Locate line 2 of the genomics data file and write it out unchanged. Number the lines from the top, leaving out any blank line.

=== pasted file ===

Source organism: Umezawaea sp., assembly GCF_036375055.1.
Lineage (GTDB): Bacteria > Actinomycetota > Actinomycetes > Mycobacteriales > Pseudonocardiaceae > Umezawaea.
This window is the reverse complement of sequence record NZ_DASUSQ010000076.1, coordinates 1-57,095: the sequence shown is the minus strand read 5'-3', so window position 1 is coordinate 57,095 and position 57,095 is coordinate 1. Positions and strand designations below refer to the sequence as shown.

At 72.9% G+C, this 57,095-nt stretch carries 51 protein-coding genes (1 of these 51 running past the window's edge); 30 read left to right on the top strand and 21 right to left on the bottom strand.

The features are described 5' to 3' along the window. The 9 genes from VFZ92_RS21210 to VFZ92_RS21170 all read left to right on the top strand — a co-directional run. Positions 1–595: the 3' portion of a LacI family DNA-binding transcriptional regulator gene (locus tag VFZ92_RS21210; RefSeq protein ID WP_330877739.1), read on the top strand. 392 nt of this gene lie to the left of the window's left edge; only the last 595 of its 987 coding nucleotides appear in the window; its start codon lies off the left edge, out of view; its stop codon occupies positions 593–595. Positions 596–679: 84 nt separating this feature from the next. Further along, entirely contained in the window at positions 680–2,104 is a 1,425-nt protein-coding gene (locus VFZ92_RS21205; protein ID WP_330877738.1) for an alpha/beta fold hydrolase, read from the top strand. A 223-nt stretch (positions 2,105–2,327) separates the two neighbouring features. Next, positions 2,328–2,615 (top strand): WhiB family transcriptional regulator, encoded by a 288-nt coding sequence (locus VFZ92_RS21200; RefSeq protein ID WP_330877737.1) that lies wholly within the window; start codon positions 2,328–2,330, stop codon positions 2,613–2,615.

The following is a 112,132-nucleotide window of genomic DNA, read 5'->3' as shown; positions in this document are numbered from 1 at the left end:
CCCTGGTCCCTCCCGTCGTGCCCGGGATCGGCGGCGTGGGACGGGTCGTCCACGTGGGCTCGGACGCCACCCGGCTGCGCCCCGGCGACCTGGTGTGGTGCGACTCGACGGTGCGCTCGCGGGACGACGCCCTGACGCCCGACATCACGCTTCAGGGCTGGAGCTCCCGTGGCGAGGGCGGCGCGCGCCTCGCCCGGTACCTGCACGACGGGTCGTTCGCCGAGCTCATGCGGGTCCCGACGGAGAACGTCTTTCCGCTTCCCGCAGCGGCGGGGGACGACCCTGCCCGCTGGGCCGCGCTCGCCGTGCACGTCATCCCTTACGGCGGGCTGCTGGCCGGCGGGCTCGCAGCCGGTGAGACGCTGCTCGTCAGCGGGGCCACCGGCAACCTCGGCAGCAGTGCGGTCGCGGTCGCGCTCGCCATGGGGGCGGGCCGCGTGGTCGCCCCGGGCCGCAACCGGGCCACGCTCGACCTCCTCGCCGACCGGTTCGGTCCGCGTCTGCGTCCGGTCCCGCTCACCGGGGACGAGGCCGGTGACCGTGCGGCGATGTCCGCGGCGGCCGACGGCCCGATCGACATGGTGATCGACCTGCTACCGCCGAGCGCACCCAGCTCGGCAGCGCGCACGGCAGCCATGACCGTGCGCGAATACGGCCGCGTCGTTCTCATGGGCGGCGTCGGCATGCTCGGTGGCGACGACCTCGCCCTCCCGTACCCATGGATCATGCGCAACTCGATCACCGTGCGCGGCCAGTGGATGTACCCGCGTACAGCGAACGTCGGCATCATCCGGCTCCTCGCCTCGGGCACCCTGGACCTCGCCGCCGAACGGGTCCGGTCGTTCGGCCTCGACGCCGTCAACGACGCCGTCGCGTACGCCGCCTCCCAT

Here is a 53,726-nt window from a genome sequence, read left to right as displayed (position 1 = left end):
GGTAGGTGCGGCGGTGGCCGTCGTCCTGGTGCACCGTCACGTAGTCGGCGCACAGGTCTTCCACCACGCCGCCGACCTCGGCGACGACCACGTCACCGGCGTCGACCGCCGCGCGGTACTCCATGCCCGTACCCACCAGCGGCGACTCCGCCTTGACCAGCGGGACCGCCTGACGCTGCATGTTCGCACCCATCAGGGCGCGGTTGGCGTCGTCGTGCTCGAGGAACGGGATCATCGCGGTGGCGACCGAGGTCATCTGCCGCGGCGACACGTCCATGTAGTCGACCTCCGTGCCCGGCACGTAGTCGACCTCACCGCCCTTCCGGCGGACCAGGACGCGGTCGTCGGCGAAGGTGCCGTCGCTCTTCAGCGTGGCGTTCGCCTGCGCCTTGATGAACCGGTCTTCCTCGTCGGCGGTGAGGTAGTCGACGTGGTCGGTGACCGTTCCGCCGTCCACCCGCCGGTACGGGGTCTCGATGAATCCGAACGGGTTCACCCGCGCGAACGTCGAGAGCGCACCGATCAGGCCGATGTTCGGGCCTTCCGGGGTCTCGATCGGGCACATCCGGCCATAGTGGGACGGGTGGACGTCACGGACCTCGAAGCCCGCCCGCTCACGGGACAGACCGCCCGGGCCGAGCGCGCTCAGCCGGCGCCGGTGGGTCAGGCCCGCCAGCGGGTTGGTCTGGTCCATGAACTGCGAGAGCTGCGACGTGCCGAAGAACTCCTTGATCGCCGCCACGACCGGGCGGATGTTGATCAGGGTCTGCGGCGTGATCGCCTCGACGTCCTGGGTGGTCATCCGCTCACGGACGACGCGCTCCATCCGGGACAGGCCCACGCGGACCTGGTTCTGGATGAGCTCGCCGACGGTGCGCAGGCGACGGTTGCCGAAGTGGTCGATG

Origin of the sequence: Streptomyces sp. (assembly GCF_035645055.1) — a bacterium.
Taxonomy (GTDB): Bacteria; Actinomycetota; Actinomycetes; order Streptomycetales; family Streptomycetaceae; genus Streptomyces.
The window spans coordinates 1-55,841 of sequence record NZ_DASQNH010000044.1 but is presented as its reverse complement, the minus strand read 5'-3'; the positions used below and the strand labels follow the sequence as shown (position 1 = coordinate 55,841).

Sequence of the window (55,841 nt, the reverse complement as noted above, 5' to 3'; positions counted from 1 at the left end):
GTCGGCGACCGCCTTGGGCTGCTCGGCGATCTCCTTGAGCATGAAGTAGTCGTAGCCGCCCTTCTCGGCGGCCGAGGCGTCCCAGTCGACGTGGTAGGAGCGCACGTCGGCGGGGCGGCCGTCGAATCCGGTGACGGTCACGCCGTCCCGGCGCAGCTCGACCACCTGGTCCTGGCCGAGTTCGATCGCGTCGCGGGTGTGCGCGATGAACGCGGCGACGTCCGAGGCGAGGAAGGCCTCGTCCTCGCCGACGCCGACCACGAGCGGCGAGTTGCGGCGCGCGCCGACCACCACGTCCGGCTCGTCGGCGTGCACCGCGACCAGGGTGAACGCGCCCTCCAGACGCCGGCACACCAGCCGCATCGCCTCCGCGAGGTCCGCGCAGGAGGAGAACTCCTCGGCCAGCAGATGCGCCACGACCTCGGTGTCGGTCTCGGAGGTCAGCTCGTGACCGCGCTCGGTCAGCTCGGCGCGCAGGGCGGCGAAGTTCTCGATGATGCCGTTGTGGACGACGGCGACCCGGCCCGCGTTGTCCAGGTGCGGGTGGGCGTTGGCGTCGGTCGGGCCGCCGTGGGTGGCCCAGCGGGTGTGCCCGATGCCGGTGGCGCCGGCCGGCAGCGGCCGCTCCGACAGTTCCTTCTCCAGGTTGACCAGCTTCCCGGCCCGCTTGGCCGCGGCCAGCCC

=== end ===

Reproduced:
Lineage (GTDB): Bacteria > Actinomycetota > Actinomycetes > Mycobacteriales > Pseudonocardiaceae > Umezawaea.